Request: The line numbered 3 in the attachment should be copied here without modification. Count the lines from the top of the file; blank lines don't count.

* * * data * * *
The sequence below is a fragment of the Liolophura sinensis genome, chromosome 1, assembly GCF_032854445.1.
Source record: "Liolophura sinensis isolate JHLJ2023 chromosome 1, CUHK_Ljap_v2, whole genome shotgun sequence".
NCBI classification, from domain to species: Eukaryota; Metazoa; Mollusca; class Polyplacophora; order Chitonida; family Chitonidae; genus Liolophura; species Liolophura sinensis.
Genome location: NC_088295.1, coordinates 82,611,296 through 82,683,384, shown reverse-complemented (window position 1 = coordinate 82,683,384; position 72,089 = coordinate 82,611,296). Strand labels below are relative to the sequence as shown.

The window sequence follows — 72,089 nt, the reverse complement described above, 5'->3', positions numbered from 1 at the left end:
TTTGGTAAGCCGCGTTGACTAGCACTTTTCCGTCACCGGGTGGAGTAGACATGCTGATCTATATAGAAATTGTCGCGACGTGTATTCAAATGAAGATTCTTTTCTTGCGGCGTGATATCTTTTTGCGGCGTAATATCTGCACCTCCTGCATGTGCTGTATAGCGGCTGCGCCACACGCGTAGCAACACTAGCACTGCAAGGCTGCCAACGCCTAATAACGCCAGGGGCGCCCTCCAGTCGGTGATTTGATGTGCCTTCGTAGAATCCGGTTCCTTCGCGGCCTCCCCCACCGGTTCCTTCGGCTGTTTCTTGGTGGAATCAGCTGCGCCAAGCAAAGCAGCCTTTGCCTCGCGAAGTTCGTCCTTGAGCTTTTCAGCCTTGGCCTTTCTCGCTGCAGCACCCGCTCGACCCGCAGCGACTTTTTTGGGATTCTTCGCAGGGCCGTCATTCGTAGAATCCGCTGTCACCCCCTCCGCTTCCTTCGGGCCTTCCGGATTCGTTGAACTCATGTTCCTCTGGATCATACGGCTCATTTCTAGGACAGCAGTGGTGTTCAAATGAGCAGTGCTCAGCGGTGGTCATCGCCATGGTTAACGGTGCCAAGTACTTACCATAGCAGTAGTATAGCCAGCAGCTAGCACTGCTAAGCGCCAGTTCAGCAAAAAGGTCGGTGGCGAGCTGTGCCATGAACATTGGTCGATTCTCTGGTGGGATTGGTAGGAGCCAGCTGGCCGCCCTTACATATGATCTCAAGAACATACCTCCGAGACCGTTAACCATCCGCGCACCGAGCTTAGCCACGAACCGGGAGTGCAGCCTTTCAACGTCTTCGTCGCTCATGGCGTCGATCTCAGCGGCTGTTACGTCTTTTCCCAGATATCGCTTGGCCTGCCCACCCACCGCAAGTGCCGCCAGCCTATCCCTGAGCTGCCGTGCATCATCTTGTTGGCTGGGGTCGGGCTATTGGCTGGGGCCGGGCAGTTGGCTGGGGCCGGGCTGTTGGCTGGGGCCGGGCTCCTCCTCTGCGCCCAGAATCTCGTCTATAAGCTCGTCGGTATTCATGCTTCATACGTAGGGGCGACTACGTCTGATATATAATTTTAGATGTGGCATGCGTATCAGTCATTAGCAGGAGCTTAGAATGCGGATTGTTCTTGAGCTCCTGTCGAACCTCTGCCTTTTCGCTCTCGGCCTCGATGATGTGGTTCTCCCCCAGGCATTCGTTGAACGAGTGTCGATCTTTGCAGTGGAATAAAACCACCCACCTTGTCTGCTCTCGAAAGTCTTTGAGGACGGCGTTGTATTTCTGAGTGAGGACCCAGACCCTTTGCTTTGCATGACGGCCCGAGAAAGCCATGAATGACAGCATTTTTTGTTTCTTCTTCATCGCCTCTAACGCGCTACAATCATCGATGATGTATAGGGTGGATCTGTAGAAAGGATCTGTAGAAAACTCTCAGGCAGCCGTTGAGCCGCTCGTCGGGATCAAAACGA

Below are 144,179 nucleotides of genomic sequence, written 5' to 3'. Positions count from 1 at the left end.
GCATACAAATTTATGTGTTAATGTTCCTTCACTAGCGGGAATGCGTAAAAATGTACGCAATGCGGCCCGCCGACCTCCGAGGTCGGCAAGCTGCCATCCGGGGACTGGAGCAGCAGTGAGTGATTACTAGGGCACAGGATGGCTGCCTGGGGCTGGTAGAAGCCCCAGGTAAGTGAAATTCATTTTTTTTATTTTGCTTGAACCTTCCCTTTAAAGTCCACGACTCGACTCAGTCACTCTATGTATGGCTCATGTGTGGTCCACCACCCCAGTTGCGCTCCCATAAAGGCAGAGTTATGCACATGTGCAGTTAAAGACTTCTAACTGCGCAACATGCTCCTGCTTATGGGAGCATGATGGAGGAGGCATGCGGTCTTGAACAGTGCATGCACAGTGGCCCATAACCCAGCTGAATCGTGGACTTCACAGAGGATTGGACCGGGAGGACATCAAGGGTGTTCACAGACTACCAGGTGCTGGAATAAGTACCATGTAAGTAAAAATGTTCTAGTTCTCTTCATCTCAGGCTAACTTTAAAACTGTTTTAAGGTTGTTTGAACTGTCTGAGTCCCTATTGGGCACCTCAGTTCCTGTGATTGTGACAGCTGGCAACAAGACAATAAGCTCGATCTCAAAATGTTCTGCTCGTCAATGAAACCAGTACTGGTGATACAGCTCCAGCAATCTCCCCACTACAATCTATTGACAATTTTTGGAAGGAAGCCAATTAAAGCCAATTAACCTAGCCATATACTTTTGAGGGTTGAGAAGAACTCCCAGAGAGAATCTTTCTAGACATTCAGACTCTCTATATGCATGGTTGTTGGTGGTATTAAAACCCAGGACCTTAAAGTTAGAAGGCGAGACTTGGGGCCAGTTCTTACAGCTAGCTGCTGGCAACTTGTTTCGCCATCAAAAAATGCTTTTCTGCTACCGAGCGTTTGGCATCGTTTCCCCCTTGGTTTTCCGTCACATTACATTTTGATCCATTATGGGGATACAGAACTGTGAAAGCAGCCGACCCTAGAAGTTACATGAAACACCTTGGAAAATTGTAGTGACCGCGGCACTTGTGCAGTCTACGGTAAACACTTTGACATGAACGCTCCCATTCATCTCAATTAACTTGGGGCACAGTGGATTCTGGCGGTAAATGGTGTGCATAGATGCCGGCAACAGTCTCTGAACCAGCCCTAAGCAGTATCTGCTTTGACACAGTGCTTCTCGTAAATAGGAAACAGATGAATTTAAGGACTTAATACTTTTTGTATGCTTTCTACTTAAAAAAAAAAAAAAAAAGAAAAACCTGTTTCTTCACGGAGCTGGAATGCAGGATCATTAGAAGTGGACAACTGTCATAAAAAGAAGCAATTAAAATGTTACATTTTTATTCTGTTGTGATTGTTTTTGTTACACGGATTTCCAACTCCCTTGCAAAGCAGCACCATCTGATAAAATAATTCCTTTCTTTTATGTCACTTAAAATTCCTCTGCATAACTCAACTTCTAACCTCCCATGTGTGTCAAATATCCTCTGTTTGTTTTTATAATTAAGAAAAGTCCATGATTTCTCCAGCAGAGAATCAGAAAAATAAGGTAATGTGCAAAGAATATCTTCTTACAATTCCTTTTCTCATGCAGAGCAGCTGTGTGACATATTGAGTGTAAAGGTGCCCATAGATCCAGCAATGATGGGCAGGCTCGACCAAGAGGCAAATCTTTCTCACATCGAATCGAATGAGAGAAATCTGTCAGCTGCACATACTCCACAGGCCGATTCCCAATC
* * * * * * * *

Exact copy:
NCBI classification, from domain to species: Eukaryota; Metazoa; Mollusca; class Polyplacophora; order Chitonida; family Chitonidae; genus Liolophura; species Liolophura sinensis.